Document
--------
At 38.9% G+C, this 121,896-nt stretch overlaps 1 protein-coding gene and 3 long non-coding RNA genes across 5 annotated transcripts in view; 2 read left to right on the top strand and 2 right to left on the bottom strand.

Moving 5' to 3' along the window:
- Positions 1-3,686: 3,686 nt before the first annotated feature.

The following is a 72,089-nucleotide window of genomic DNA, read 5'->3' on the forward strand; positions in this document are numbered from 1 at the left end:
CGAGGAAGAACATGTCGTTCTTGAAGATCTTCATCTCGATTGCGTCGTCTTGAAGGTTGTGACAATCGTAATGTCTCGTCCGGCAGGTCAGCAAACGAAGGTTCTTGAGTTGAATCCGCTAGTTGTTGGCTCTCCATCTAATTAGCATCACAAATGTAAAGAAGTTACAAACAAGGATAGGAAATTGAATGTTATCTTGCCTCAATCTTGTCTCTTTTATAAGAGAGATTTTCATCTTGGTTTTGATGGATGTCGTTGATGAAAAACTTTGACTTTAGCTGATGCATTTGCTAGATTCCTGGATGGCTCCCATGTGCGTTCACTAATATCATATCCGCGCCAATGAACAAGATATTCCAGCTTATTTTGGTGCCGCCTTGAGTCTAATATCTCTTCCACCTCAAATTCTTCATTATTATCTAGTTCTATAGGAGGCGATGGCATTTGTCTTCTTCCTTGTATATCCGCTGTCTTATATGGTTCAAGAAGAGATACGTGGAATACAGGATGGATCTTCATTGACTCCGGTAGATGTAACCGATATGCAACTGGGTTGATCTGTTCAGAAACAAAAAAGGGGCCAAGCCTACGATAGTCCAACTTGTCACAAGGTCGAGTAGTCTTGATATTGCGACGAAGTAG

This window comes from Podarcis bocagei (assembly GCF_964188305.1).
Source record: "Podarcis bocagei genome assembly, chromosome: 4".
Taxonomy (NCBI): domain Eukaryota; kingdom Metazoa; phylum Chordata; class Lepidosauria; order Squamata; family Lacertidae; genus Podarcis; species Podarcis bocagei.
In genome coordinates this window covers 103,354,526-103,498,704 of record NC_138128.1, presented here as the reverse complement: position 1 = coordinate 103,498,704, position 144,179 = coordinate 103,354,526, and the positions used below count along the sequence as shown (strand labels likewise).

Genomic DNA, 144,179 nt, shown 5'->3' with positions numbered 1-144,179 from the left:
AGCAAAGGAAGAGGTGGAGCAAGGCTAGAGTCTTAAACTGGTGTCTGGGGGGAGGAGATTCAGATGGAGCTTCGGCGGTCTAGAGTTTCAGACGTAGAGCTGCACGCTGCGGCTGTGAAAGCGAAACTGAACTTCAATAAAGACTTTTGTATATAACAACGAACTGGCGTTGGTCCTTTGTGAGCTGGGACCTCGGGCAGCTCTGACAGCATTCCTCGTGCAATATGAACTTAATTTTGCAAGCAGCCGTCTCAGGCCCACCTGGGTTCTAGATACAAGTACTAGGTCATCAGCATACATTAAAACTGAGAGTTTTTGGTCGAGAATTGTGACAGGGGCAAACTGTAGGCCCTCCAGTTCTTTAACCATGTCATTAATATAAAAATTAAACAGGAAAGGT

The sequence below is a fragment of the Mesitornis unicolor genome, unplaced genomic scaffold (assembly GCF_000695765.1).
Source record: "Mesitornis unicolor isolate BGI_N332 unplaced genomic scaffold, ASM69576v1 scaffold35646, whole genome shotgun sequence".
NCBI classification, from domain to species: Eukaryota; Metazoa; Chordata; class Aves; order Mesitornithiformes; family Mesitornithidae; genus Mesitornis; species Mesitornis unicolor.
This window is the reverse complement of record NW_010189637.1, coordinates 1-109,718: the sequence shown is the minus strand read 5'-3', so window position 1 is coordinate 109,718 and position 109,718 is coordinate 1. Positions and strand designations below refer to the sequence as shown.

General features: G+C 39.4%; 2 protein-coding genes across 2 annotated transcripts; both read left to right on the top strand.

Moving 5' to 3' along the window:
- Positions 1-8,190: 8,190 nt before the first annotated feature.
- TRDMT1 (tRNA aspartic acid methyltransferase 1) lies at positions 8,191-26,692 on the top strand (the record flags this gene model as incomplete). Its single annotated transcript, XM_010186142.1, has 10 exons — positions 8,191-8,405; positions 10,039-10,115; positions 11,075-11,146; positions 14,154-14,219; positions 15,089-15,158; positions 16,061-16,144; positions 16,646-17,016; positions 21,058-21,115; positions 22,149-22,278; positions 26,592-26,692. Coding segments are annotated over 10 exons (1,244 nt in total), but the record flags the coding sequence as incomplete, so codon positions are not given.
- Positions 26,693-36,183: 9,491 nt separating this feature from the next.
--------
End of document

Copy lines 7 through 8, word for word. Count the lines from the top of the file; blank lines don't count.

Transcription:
Source record: "Podarcis bocagei genome assembly, chromosome: 4".
Taxonomy (NCBI): domain Eukaryota; kingdom Metazoa; phylum Chordata; class Lepidosauria; order Squamata; family Lacertidae; genus Podarcis; species Podarcis bocagei.